US border chief quits amid outcry over child detainees

A temporary facility set up to hold immigrants is pictured at a US Border Patrol Station in Clint, Texas. (AFP)
Updated 25 June 2019

US border chief quits amid outcry over child detainees

  • John Sanders’ departure coincides with the revelation of unsanitary detention conditions for children at an overcrowded Border Patrol facility in Clint, Texas
  • Arrivals of undocumented migrants at the southern US border have surged in recent months, with 144,000 people taken into custody in May alone

WASHINGTON: The acting commissioner of the US Customs and Border Protection agency announced his resignation on Tuesday amid a public outcry over alarming detention conditions of migrant children in Texas.
John Sanders, appointed to the post just two months ago, said in a letter obtained by several US media outlets that he planned to step down as acting CBP chief on July 5.
Sanders’ departure coincides with the revelation of unsanitary detention conditions for children at an overcrowded Border Patrol facility in Clint, Texas, a sign of the increasing strain on resources due to soaring numbers of arrests at the US-Mexico border.
The conditions at the center in Clint were described by a team of lawyers, doctors and others who visited the facility about 20 miles (30 kilometers) southeast of El Paso.
Nearly 250 children were transferred out of Clint on Monday but a CBP official said Tuesday that some 100 were being sent back there.
“The three-year old before me had matted hair, a hacking cough, muddy pants, and eyes that fluttered closed with fatigue,” wrote Clara Long, a researcher with Human Rights Watch who accompanied the team.
“His only caretaker for the last three weeks in a United States Border Patrol chain-link cage and then a cell... his 11-year old brother,” Long said.
“Children at Clint told us they don’t have regular access to showers or clean clothes, with some saying they hadn’t been allowed to bathe over periods of weeks and don’t have regular access to soap,” she said.
Speaking on CNN on Tuesday, Long said “the situation is dire.”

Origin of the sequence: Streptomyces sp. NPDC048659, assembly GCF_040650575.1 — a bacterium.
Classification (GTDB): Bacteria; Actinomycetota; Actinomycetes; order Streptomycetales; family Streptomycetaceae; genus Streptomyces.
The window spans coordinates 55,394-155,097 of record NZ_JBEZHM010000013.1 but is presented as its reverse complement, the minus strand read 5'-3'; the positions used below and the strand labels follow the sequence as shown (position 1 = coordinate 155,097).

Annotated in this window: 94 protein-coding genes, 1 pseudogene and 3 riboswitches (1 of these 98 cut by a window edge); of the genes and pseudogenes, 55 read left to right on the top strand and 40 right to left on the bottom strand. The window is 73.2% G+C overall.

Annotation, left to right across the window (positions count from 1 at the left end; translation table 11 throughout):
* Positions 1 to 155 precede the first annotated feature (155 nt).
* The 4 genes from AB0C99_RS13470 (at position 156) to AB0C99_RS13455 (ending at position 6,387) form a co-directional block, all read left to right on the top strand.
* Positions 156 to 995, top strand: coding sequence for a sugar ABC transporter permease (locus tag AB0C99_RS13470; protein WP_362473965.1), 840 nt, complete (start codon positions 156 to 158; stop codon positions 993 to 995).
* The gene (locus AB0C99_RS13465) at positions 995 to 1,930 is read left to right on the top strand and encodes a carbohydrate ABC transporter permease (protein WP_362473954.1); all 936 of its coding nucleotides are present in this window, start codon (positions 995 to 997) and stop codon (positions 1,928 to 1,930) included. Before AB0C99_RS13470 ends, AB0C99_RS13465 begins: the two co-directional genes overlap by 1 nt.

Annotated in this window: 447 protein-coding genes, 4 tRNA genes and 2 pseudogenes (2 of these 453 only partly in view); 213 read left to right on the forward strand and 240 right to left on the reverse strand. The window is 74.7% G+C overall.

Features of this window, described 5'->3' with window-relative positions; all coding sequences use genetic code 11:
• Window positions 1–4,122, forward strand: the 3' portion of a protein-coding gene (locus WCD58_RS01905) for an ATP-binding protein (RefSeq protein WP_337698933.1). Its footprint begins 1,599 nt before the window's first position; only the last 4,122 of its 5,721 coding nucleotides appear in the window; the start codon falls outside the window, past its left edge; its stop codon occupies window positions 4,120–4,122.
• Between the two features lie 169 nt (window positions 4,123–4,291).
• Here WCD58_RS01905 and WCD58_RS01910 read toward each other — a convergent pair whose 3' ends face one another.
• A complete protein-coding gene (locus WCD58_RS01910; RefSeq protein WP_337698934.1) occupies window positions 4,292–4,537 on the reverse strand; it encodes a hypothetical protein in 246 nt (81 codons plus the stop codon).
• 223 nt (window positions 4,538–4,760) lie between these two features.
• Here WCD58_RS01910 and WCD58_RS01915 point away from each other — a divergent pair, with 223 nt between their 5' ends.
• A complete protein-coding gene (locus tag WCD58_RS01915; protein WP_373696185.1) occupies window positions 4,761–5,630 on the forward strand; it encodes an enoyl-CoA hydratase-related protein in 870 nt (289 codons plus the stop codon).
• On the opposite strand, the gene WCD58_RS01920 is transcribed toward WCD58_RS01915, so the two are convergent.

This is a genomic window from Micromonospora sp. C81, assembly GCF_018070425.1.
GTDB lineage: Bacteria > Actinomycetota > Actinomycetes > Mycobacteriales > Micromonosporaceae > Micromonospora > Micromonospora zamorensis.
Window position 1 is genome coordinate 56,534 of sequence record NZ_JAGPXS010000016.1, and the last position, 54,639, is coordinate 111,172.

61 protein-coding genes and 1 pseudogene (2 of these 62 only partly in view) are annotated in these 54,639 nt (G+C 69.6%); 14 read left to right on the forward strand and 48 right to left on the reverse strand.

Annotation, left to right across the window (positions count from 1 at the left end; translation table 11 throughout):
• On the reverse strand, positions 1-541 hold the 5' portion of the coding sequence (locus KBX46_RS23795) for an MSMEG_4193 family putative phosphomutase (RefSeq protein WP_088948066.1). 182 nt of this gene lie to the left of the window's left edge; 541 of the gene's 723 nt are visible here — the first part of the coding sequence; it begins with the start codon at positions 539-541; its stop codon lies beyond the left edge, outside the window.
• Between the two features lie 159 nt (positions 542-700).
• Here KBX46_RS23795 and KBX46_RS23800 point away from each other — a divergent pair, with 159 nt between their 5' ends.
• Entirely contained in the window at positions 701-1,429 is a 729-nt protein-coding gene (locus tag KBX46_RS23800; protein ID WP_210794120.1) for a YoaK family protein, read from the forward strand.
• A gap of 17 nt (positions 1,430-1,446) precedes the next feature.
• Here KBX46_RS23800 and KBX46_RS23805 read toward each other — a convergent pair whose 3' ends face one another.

“And it’s not just Clint,” she said.
Sanders has led CBP since April, when President Donald Trump tapped CBP chief Kevin McAleenan to replace Kirstjen Nielsen as secretary of the Department of Homeland Security.
In a message to staff, Sanders did not give a specific reason for quitting and officials told The Washington Post and The New York Times it was not clear if his resignation was directly related to the handling of underage migrants at the border.
Trump told reporters Tuesday he did not ask Sanders to step down but “knew there were going to be changes there.”
US law requires unaccompanied minors to be returned to their parents or transferred to Health and Human Services facilities within 72 hours.
But many of the children held by the Border Patrol in Clint had been there for three or four weeks, according to the team which visited the facility on June 17.
“The Border Patrol claims that high numbers of border arrivals are causing these delays as they wait for space to open up in the somewhat more child-friendly detention centers and shelters,” said HRW’s Long.
Arrivals of undocumented migrants at the southern US border have surged in recent months, with 144,000 people taken into custody in May alone. CBP deputy commissioner Robert Perez said more than 100,000 were children and families.
“Everybody understands it is not the Border Patrol’s job to take care of children,” said Warren Binford, a Willamette University law professor who visited the Clint facility.
“They are as upset as we are that these children are being put into their care because they don’t have the ability to care for them,” Binford said on MSNBC.
“These children need to be with their families.”
Perez, the CBP deputy commissioner, made the same complaint recently at a panel discussion in Washington.
“We are a border security agency now being called upon to deal with things we’re not designed for,” Perez said.
Trump, asked about conditions at the detention centers, said he was “very concerned” and urged Democrats to approve $4.5 billion in emergency humanitarian funding for the southwest border.
He said “bad people” were using children to take advantage of lax US immigration laws. “It’s a form of slavery what they’re doing to young children,” he said.